The Atlanta (Georgia) Campaign: May 1 - September 8, 1864., Part I: General Report. (ed. Maj. George B. Davis, Mr. Leslie J. Perry, Mr. Joseph W. Kirkley), Report of Lieut. Gen. Ulysses S. Grant, U. S. Army, commanding armies of the United States, of operations march, 1864-May, 1865. (search)
that might be made from the fort. This reconnaissance disclosed the fact that the front of the work had been seriously injured by the navy fire. In the afternoon of the 15th the fort was assaulted, and after most desperate fighting was captured with its entire garrison and armament. Thus was secured, by the combined efforts of the navy and army, one of the most important successes of the war. Our loss was: Killed, 110; wounded, 536. On the 16th and 17th the enemy abandoned and blew up Fort Caswell and the works on Smith's Island, which were immediately occupied by us. This gave us entire control of the mouth of the Cape Fear River. Subordinate reports of Terry's expedition will appear in Vol. XLVI. At my request Maj. Gen. B. F. Butler was relieved, and Maj. Gen. E. O. C. Ord assigned to the command of the Department of Virginia and North Carolina. The defense of the line of the Tennessee no longer requiring the force which had beaten and nearly destroyed the only army thr
ions of the Constitution will be disregarded, and they will cling to it until it shall actually become the instrument of destruction to their rights and peace and safety. Disunion would be ruin to Maryland, and in the proposed Southern Confederacy she sees no refuge from the ills she must suffer in such an event. Let us, says Governor Hicks, have our rights in the Union, and through and by the Constitution. --Baltimore Sun. The N. C. troops, and persons residing in the vicinity of Forts Caswell and Johnson, took possession of those defences this day. A correspondence on this subject took place immediately between Governor Ellis and Secretary Holt. The forts were surrendered and the State troops removed.--Doc. 17. Secretary Thompson resigned his place in the Cabinet, upon learning that the Star of the West had sailed from New York with troops. From Charleston it is announced that the messages to Fort Sumter cannot be delivered, as there is no communication between
driven off by a gunboat, without effecting any damage.--Lieutenant-Colonel Fuller, of the Third Arkansas cavalry, received the following from the major of his regiment, at Lewisburgh: Captain Hamilton has had a fight with a portion of Wells's command, and killed six, and wounded as many more. Hamilton lost six, and but one or two killed; the balance missing. The command opposing him were under Captain Thompson, numbering nearly one hundred. Hamilton killed Thompson, and brought his horse, equipments, revolvers, and papers in with him. The rebels were dressed in Federal uniforms. Hamilton is here with me. --Newmarket, Tenn., was occupied by the rebels belonging to the forces under the command of General Longstreet.--the rebel blockade-runner, A. D. Vance, was run ashore, under the guns of Fort Caswell, in attempting to enter the port of Wilmington, N. C.--the steamer Laura, blockaderunner, was captured in St. Mark's Bay, Florida, by the United States steamer Stars and Stripes.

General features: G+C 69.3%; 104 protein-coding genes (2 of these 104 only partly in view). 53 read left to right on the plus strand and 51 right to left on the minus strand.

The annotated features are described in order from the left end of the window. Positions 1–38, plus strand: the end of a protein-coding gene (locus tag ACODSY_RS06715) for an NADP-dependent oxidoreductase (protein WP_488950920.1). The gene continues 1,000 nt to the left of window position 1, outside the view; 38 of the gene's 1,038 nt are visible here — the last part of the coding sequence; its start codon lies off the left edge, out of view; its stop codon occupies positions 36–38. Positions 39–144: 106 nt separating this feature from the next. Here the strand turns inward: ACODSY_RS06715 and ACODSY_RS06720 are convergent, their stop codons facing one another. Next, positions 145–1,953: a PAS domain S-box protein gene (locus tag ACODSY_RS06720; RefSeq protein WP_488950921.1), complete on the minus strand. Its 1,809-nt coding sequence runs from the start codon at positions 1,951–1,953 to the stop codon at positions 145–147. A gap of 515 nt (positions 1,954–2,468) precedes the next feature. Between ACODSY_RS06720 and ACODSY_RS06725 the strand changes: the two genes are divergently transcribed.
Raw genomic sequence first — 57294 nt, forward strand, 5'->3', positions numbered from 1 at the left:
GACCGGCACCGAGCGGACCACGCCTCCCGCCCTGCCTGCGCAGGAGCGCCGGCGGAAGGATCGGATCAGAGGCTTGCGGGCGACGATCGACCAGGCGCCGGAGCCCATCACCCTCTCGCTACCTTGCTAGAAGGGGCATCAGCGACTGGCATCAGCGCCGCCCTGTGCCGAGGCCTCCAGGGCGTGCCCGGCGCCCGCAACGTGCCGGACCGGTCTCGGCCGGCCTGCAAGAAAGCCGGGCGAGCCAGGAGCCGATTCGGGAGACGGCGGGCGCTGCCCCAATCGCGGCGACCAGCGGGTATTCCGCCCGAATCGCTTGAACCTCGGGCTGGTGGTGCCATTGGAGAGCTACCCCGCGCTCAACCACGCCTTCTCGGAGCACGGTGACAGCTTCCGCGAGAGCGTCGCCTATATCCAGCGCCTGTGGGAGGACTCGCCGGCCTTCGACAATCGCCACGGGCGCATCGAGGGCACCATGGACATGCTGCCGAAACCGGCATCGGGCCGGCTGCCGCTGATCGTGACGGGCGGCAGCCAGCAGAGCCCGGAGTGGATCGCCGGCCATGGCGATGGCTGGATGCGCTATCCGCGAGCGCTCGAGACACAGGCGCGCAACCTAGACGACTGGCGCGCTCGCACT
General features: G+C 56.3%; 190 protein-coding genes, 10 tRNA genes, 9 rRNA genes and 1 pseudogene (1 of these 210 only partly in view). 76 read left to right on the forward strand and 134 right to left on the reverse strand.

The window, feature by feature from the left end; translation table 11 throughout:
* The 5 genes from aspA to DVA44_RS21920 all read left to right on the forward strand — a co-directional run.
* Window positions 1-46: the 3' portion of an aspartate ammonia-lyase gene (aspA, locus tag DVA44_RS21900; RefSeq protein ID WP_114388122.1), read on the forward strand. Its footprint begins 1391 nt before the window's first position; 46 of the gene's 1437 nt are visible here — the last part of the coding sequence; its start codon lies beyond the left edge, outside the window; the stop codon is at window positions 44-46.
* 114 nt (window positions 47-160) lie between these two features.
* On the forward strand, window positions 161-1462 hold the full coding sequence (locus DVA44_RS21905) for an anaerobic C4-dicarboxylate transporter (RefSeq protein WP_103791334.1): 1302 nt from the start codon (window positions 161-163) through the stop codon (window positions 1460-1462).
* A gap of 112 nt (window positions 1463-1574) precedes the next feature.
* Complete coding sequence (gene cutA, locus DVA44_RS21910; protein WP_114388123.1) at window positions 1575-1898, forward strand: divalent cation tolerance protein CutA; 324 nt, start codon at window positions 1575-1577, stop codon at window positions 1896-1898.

Doc. 65.-capture of the Calypso. United States steamer Florida, stationed off Wilmington, N. C., at 7 P. M., 40 miles South of Cape Fear, June 11, 1863. This afternoon we gained permission from the flag-ship Sacramento, to go off fishing a few miles outside the blockaders that lay huddled together some four miles off Fort Caswell and the mouth of the Cape Fear River. The result of which was some fine fishing and finer catching; for, by getting well out from the land, we were enabled to spy a rebel steamer which we saw as a faint speck on the distant horizon, where she lay waiting for nightfall to screen her as she ran in. We signalled to the fleet that we saw a suspicious sail, and immediately got under way and gave chase. For the first half-hour we gained upon her fast, but then she espied us making for her, a line of black smoke streamed up into the sky and she took to her heels; but our steamer is fast, and continued to gain upon her; the first hour of the chase is nea
Robert Underwood Johnson, Clarence Clough Buell, Battles and Leaders of the Civil War. Volume 3., Opposing forces in the Chattanooga campaign. November 23d-27th, 1863. (search)
, Capt. James Garrity; Dent's Battery, Capt. S. H. Dent; Tex. Battery, Capt. J. P. Douglas. Division loss: k, 76; w, 476; m, 1124==1676. Breckinridge's division, Brig.-Gen. William B. Bate. Bate's Brigade, Col. R. C. Tyler (w), Col. A. F. Rudler (w), Lieut.-Col. James J. Turner: 37th Ga., Col. A. F. Rudler, Lieut.-Col. J. T. Smith; 10th Tenn., Maj. John O'Neill; 15th and 37th Tenn., Lieut.-Col. R. D. Frayser; 20th Tenn., Capt. John F. Guthrie; 30th Tenn., Lieut.-Col. James J. Turner; Caswell's Battalion, Lieut. Joel Towers. Lewis's Brigade, Brig.-Gen. Joseph H. Lewis: 2d Ky., Col. James W. Moss; 4th Ky., Lieut.-Col. T. W. Thompson; 5th Ky., Col. H. Hawkins; 6th Ky., Lieut.-Col. W. L. Clarke; 9th Ky., Lieut.-Col. John C. Wickliffe. Finley's Brigade, Brig.-Gen. Jesse J. Finley: 1st and 3d Fla., Lieut.-Col. E. Mashburn; 4th Fla., Lieut.-Col. E. Badger; 6th Fla., Lieut.-Col. A. D. McLean; 7th Fla., Lieut.-Col. T. Ingram; 1st Fla. Cav. (dismounted), Col. G. T. Maxwell. Artillery Bat